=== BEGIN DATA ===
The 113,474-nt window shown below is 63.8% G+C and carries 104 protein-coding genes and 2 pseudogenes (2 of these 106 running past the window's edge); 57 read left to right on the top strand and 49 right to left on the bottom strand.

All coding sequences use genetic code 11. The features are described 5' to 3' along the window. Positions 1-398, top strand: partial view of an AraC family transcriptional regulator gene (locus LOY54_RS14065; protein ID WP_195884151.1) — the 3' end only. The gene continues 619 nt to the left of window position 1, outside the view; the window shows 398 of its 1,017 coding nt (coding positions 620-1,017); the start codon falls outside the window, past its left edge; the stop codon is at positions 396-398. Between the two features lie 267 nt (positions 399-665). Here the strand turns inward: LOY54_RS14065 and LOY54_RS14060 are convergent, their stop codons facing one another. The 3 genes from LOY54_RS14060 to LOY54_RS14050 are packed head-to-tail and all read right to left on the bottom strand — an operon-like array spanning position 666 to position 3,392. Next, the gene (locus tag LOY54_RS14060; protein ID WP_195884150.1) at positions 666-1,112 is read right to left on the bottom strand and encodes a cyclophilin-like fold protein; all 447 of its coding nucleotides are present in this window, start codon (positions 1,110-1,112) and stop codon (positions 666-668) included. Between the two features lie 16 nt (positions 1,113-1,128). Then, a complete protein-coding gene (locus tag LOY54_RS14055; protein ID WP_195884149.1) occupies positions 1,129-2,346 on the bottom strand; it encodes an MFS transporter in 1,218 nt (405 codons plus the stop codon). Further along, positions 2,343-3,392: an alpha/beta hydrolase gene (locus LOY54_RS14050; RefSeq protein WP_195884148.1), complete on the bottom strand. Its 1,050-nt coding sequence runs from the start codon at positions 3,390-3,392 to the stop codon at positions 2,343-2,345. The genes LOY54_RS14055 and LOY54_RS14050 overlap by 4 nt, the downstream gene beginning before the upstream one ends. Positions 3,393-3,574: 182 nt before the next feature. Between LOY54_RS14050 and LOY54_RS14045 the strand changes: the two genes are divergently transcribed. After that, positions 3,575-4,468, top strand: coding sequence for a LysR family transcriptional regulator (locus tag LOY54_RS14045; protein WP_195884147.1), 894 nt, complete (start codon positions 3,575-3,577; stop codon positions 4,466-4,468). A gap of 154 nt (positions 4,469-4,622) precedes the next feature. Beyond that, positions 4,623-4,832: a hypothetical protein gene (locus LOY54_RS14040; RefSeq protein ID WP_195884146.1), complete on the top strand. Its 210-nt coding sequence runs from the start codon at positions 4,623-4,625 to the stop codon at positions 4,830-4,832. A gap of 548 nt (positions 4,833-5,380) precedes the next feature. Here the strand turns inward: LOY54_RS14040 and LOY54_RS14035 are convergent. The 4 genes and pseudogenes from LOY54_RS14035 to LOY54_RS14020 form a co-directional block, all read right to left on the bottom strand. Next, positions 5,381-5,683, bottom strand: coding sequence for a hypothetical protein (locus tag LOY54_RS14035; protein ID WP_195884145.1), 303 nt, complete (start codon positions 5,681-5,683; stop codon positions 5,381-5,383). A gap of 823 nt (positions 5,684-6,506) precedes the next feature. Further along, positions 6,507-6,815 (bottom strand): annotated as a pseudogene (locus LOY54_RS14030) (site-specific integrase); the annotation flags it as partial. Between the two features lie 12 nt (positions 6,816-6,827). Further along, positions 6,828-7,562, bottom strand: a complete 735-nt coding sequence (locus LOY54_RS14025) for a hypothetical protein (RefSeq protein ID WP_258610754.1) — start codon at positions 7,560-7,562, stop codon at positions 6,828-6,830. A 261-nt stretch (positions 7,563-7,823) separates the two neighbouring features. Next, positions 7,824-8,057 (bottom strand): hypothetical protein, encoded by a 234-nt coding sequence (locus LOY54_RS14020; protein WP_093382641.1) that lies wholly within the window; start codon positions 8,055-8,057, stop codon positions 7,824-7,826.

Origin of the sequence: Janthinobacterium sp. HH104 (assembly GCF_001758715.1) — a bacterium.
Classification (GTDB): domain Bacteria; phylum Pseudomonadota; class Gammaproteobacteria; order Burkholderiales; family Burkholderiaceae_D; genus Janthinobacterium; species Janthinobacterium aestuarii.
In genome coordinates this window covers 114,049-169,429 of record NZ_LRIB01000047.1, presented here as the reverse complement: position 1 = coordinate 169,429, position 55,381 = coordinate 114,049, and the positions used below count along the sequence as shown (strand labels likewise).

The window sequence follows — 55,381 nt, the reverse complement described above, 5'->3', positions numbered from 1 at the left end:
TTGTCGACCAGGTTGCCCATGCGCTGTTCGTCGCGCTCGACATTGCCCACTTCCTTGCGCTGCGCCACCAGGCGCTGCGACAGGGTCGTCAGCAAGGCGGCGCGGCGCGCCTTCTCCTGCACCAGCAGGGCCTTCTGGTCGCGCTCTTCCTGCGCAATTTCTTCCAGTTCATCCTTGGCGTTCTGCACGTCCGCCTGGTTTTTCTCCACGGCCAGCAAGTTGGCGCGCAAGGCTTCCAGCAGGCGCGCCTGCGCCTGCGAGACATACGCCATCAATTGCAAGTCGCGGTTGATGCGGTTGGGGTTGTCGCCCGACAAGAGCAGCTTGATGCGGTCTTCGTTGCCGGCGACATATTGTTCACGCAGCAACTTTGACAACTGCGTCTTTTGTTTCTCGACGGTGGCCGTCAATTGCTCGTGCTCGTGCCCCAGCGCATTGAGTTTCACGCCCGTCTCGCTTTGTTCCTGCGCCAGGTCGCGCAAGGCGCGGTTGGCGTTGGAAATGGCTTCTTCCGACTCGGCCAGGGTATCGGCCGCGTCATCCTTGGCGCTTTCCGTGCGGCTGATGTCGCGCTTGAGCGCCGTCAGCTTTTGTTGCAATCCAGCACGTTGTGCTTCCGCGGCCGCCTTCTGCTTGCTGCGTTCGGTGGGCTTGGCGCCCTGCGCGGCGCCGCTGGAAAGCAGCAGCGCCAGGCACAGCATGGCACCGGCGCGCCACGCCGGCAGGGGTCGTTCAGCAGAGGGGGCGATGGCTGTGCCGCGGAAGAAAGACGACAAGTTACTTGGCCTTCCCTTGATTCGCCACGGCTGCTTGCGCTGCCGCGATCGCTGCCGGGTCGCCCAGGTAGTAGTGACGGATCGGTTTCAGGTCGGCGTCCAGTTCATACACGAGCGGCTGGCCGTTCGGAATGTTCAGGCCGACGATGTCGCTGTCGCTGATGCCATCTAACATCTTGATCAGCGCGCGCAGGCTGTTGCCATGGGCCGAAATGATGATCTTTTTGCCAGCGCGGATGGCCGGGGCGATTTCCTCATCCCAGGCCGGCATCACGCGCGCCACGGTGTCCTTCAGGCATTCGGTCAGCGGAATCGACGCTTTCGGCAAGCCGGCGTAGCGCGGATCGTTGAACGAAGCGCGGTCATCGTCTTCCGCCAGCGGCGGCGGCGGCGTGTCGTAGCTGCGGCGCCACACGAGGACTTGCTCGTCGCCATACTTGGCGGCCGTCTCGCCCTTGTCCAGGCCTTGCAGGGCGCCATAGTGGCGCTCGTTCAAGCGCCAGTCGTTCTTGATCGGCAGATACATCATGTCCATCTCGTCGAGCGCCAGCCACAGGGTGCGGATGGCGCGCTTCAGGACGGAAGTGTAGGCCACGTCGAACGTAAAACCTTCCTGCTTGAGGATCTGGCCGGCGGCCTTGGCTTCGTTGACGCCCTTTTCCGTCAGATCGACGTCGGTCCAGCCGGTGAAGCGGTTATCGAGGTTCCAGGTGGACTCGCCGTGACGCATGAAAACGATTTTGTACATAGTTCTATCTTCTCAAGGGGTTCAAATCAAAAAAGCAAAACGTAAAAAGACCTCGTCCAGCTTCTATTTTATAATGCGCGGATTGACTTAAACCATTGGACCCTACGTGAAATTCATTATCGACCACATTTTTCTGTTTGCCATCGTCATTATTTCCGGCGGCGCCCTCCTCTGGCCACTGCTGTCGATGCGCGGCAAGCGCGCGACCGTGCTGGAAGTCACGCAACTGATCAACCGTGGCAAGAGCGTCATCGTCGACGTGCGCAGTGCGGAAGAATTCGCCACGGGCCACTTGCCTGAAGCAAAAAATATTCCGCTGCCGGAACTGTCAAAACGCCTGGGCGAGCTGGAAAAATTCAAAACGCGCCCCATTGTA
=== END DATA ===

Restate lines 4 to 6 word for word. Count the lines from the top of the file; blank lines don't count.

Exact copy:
Classification (GTDB): domain Bacteria; phylum Pseudomonadota; class Gammaproteobacteria; order Burkholderiales; family Burkholderiaceae_D; genus Janthinobacterium; species Janthinobacterium aestuarii.
In genome coordinates this window covers 114,049-169,429 of record NZ_LRIB01000047.1, presented here as the reverse complement: position 1 = coordinate 169,429, position 55,381 = coordinate 114,049, and the positions used below count along the sequence as shown (strand labels likewise).

The window sequence follows — 55,381 nt, the reverse complement described above, 5'->3', positions numbered from 1 at the left end: